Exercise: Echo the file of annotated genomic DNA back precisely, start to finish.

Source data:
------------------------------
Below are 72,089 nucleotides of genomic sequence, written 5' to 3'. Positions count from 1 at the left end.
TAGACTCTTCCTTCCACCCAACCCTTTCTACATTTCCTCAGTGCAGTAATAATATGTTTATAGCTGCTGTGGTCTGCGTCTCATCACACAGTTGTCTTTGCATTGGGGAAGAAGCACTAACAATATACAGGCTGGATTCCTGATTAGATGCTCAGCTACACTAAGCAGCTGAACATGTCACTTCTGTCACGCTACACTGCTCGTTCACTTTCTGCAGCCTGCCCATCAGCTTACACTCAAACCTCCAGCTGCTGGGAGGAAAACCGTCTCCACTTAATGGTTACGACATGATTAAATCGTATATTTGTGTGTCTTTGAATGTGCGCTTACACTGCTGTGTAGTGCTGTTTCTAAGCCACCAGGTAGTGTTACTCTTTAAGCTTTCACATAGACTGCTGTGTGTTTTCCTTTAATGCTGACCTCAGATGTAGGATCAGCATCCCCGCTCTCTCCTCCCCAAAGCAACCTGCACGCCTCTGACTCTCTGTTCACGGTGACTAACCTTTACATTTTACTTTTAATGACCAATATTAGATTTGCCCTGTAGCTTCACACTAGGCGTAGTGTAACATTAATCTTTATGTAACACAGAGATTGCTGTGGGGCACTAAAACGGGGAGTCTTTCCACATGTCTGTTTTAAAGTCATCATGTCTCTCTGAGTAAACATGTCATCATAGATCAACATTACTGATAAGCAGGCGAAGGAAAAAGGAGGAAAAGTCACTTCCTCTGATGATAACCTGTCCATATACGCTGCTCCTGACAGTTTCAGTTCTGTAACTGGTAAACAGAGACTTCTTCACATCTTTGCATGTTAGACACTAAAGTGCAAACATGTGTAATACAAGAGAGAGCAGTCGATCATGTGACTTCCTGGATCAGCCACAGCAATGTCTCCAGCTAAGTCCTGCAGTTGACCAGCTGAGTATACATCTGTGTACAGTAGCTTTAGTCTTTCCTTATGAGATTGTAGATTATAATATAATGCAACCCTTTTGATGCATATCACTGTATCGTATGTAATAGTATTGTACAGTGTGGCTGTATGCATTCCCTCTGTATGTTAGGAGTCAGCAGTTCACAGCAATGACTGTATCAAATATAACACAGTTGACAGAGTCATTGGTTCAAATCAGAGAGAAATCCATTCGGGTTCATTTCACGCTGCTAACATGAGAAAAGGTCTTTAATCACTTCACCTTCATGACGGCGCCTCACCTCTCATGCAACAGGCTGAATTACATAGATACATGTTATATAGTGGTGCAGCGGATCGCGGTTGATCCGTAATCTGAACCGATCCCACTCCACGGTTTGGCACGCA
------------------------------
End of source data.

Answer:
Below are 72,089 nucleotides of genomic sequence, written 5' to 3'. Positions count from 1 at the left end.
TAGACTCTTCCTTCCACCCAACCCTTTCTACATTTCCTCAGTGCAGTAATAATATGTTTATAGCTGCTGTGGTCTGCGTCTCATCACACAGTTGTCTTTGCATTGGGGAAGAAGCACTAACAATATACAGGCTGGATTCCTGATTAGATGCTCAGCTACACTAAGCAGCTGAACATGTCACTTCTGTCACGCTACACTGCTCGTTCACTTTCTGCAGCCTGCCCATCAGCTTACACTCAAACCTCCAGCTGCTGGGAGGAAAACCGTCTCCACTTAATGGTTACGACATGATTAAATCGTATATTTGTGTGTCTTTGAATGTGCGCTTACACTGCTGTGTAGTGCTGTTTCTAAGCCACCAGGTAGTGTTACTCTTTAAGCTTTCACATAGACTGCTGTGTGTTTTCCTTTAATGCTGACCTCAGATGTAGGATCAGCATCCCCGCTCTCTCCTCCCCAAAGCAACCTGCACGCCTCTGACTCTCTGTTCACGGTGACTAACCTTTACATTTTACTTTTAATGACCAATATTAGATTTGCCCTGTAGCTTCACACTAGGCGTAGTGTAACATTAATCTTTATGTAACACAGAGATTGCTGTGGGGCACTAAAACGGGGAGTCTTTCCACATGTCTGTTTTAAAGTCATCATGTCTCTCTGAGTAAACATGTCATCATAGATCAACATTACTGATAAGCAGGCGAAGGAAAAAGGAGGAAAAGTCACTTCCTCTGATGATAACCTGTCCATATACGCTGCTCCTGACAGTTTCAGTTCTGTAACTGGTAAACAGAGACTTCTTCACATCTTTGCATGTTAGACACTAAAGTGCAAACATGTGTAATACAAGAGAGAGCAGTCGATCATGTGACTTCCTGGATCAGCCACAGCAATGTCTCCAGCTAAGTCCTGCAGTTGACCAGCTGAGTATACATCTGTGTACAGTAGCTTTAGTCTTTCCTTATGAGATTGTAGATTATAATATAATGCAACCCTTTTGATGCATATCACTGTATCGTATGTAATAGTATTGTACAGTGTGGCTGTATGCATTCCCTCTGTATGTTAGGAGTCAGCAGTTCACAGCAATGACTGTATCAAATATAACACAGTTGACAGAGTCATTGGTTCAAATCAGAGAGAAATCCATTCGGGTTCATTTCACGCTGCTAACATGAGAAAAGGTCTTTAATCACTTCACCTTCATGACGGCGCCTCACCTCTCATGCAACAGGCTGAATTACATAGATACATGTTATATAGTGGTGCAGCGGATCGCGGTTGATCCGTAATCTGAACCGATCCCACTCCACGGTTTGGCACGCA